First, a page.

Given the recent influx of cannabis-IP licensing deals on which we have worked, I thought it important to discuss some of the issues potential licensees often face when negotiating with brand owners.
These licensing deals are complicated and fraught with unique cannabis-related issues. Many companies come to us with such licensing deals expecting the biggest hurdle to be state cannabis law compliance. And though this is certainly a major concern, it’s important to start with the fundamentals by analyzing the validity and strength of the intellectual property itself. With any licensing deal, the first step should be determining who actually owns what intellectual property. This is especially true when it comes to the cannabis industry, where information, strain names, and industry terminology have been shared freely since long before state-level legalization.
Ownership of IP in the cannabis industry is a tricky issue, in large part because the USPTO will not issue federal trademark registrations for cannabis-related marks. Far too regularly, cannabis companies come to us with proposed licensing deals where basic due diligence quickly reveals the licensor simply does not own what it claims to own. A little bit of high-level IP due diligence can save a lot of money.If you are looking to get a license for another company’s IP, here are the most basic questions you should be able to answer about that other company and its IP:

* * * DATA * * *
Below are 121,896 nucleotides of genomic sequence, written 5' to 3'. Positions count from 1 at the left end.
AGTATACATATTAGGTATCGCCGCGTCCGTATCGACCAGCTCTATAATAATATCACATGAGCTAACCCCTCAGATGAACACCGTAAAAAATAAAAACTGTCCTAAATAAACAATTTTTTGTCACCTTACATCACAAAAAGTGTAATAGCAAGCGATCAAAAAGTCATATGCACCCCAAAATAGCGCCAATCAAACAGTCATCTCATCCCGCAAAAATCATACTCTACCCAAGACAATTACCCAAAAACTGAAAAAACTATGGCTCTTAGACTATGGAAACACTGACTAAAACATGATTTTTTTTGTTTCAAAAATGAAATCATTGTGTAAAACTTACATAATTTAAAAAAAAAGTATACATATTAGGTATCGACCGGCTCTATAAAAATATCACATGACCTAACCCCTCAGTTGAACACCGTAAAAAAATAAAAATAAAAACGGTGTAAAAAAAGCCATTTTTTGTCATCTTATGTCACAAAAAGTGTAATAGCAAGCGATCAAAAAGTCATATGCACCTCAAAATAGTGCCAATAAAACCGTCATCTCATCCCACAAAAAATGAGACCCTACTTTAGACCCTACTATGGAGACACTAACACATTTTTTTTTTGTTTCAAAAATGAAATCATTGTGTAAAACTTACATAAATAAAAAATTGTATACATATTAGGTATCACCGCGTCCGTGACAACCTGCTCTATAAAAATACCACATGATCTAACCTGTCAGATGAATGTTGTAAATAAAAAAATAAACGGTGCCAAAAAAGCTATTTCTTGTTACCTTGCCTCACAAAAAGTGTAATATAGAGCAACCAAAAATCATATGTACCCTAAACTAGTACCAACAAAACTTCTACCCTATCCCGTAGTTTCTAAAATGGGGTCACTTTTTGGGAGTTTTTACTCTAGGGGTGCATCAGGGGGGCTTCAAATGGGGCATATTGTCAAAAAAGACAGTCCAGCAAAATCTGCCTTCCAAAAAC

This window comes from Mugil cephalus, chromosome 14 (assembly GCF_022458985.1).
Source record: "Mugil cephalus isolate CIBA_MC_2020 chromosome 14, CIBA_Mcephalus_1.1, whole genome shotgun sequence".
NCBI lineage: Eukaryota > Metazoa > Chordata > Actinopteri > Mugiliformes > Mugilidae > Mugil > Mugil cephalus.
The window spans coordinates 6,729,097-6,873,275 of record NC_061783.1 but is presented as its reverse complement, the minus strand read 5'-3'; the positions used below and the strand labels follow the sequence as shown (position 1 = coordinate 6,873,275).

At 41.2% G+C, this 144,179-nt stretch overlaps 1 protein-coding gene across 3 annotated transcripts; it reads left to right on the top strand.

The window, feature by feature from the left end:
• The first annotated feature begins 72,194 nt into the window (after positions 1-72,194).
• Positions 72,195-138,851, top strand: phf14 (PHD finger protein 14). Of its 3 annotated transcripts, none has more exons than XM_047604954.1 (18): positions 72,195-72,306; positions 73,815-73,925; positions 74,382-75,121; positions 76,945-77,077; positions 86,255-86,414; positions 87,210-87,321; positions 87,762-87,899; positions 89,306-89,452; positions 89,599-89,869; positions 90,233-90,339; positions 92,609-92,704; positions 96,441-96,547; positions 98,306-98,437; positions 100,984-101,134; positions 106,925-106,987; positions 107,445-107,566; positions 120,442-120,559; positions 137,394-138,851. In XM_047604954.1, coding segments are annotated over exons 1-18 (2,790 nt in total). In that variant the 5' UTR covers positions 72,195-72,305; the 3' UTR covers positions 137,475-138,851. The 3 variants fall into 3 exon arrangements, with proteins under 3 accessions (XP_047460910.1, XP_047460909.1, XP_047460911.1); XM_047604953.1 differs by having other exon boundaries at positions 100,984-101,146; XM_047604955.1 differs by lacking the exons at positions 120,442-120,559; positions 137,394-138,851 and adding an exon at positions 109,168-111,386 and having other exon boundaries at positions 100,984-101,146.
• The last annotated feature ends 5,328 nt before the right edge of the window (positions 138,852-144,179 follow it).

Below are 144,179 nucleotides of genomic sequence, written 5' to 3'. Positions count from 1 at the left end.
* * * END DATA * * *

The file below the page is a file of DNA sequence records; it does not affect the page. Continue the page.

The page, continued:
If you are looking to get a license for another company’s IP, here are the most basic questions you should be able to answer about that other company and its IP:
Does the licensor own any federal trademark registrations?
If so, what goods and/or services do those trademark registrations cover?
Was the description of goods and/or services filed with the USPTO accurate and true? Were there possible misrepresentations?
Are the trademark registrations based on actual use, or upon an “intent-to-use?”
What representations and warranties is the licensor making (or, often more importantly, not making) regarding the marks?
If the licensor doesn’t own any federal trademark registrations, is it licensing someone else’s trademarks?
Does the licensor have a master licensing agreement? Do the terms of any proposed sub-licensing agreement mirror that master licensing agreement?
What quality control standards will you be held to by the trademark owner?
Has the trademark owner warranted to keep all USPTO filings up-to-date?
Does the licensor own any state trademark registrations?
If so, has the licensor made lawful use of its mark in commerce in the state of registration?
Does the Continue Reading
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